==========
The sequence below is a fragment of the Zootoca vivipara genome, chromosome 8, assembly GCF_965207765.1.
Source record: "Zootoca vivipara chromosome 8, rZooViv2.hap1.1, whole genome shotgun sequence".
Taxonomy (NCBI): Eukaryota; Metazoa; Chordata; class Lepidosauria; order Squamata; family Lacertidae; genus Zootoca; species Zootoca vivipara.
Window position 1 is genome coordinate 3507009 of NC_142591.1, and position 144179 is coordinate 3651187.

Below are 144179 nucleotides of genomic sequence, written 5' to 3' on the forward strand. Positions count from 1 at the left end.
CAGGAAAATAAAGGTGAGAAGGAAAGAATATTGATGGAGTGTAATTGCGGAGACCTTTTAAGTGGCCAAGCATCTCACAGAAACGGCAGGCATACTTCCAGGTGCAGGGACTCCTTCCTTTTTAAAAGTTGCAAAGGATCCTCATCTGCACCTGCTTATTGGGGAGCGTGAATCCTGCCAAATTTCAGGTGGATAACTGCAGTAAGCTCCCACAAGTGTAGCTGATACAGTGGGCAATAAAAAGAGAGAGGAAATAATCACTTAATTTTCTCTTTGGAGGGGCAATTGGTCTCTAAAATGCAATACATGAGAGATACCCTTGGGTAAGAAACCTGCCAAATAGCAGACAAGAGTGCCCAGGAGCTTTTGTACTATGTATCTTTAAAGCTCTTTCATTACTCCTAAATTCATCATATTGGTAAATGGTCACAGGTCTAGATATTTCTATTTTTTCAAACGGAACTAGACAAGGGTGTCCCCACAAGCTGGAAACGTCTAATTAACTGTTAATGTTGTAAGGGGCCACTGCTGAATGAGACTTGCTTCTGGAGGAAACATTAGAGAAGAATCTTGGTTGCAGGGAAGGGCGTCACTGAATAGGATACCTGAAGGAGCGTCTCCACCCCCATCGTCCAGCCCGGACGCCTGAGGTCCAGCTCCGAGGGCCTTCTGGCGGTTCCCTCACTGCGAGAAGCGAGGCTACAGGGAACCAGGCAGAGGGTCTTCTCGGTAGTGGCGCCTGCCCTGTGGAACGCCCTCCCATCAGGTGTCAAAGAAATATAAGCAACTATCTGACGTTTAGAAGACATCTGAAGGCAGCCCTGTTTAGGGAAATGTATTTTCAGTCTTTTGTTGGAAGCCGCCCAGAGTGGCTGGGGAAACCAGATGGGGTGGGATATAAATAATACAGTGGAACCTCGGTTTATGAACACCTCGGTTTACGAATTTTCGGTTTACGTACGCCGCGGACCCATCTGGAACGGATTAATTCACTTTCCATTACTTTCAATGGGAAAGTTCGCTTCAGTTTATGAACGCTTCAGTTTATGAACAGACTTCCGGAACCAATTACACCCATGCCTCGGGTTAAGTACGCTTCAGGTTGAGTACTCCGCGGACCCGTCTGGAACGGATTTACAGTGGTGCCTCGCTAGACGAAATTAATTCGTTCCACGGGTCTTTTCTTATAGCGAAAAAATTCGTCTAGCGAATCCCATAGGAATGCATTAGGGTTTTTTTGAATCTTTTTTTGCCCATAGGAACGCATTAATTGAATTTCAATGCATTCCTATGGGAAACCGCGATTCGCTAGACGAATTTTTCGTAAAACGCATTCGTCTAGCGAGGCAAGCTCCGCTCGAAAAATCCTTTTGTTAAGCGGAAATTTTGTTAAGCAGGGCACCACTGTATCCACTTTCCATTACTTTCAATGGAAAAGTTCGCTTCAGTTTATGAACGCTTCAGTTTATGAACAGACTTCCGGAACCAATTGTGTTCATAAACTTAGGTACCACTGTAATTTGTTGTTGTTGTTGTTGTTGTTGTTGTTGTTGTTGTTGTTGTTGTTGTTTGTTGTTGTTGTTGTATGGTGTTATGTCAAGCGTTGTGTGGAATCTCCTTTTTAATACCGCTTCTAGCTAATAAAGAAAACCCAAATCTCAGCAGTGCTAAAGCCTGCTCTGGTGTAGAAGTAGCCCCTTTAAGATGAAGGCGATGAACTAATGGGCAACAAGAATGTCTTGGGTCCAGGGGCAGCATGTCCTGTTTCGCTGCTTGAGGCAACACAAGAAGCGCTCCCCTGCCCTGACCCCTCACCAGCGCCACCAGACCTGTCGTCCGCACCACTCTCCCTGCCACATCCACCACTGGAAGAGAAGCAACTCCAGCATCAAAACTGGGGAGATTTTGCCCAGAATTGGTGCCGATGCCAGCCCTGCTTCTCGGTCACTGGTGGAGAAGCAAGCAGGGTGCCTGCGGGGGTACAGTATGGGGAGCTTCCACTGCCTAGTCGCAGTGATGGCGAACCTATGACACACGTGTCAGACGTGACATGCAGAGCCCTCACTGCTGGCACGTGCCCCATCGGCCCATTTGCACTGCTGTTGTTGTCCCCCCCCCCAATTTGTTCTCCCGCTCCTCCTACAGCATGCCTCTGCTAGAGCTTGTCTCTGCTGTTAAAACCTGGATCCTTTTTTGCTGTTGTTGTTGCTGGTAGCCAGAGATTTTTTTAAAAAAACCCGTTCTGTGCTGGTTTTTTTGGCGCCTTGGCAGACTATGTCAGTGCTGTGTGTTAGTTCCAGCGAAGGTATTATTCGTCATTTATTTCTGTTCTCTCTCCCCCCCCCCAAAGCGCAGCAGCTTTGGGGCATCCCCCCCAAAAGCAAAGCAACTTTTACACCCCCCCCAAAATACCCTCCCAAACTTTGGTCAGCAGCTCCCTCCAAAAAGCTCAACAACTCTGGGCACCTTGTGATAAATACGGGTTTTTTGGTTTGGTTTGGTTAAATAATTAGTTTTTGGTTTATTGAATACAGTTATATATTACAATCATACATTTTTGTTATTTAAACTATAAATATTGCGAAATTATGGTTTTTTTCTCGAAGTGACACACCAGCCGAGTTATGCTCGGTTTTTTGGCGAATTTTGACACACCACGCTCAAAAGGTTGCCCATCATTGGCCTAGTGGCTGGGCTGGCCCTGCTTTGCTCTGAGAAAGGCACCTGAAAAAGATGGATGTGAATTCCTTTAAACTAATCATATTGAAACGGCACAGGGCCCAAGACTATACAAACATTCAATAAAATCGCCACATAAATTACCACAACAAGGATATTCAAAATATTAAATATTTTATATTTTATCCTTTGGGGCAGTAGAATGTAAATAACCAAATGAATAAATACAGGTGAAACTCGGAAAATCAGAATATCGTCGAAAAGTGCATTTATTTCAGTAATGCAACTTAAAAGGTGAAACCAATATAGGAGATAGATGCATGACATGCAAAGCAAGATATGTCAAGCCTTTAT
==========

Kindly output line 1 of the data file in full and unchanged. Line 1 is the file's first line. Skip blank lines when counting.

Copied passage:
The sequence below is a fragment of the Zootoca vivipara genome, chromosome 8, assembly GCF_965207765.1.